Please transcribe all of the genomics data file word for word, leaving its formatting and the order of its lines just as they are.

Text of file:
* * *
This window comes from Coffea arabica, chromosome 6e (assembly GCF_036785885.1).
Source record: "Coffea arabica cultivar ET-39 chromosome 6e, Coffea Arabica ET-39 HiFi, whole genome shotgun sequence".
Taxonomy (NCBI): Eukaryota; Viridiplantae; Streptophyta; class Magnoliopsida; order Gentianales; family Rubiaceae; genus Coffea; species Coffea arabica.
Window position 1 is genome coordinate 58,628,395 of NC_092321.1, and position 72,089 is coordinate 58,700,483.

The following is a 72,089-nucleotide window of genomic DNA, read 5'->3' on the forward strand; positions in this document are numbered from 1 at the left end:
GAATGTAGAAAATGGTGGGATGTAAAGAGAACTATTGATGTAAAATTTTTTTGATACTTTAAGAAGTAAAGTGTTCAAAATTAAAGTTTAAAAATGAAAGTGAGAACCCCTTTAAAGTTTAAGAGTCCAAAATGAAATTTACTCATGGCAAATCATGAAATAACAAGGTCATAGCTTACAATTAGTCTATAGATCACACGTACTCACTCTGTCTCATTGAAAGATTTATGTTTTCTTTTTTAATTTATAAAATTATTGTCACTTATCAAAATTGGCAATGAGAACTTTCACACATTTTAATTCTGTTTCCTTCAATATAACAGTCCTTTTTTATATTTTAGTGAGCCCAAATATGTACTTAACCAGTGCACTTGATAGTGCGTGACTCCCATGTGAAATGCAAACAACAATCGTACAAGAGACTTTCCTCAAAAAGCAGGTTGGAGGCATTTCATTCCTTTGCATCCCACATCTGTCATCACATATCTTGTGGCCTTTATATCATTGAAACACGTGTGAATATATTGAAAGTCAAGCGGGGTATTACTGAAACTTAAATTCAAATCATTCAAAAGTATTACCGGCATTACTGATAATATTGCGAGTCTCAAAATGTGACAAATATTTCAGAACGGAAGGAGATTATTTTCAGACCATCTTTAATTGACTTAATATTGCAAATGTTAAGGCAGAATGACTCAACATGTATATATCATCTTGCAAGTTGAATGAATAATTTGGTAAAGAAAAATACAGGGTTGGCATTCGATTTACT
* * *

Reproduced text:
This window comes from Coffea arabica, chromosome 6e (assembly GCF_036785885.1).
Source record: "Coffea arabica cultivar ET-39 chromosome 6e, Coffea Arabica ET-39 HiFi, whole genome shotgun sequence".
Taxonomy (NCBI): Eukaryota; Viridiplantae; Streptophyta; class Magnoliopsida; order Gentianales; family Rubiaceae; genus Coffea; species Coffea arabica.
Window position 1 is genome coordinate 58,628,395 of NC_092321.1, and position 72,089 is coordinate 58,700,483.

The following is a 72,089-nucleotide window of genomic DNA, read 5'->3' on the forward strand; positions in this document are numbered from 1 at the left end:
GAATGTAGAAAATGGTGGGATGTAAAGAGAACTATTGATGTAAAATTTTTTTGATACTTTAAGAAGTAAAGTGTTCAAAATTAAAGTTTAAAAATGAAAGTGAGAACCCCTTTAAAGTTTAAGAGTCCAAAATGAAATTTACTCATGGCAAATCATGAAATAACAAGGTCATAGCTTACAATTAGTCTATAGATCACACGTACTCACTCTGTCTCATTGAAAGATTTATGTTTTCTTTTTTAATTTATAAAATTATTGTCACTTATCAAAATTGGCAATGAGAACTTTCACACATTTTAATTCTGTTTCCTTCAATATAACAGTCCTTTTTTATATTTTAGTGAGCCCAAATATGTACTTAACCAGTGCACTTGATAGTGCGTGACTCCCATGTGAAATGCAAACAACAATCGTACAAGAGACTTTCCTCAAAAAGCAGGTTGGAGGCATTTCATTCCTTTGCATCCCACATCTGTCATCACATATCTTGTGGCCTTTATATCATTGAAACACGTGTGAATATATTGAAAGTCAAGCGGGGTATTACTGAAACTTAAATTCAAATCATTCAAAAGTATTACCGGCATTACTGATAATATTGCGAGTCTCAAAATGTGACAAATATTTCAGAACGGAAGGAGATTATTTTCAGACCATCTTTAATTGACTTAATATTGCAAATGTTAAGGCAGAATGACTCAACATGTATATATCATCTTGCAAGTTGAATGAATAATTTGGTAAAGAAAAATACAGGGTTGGCATTCGATTTACT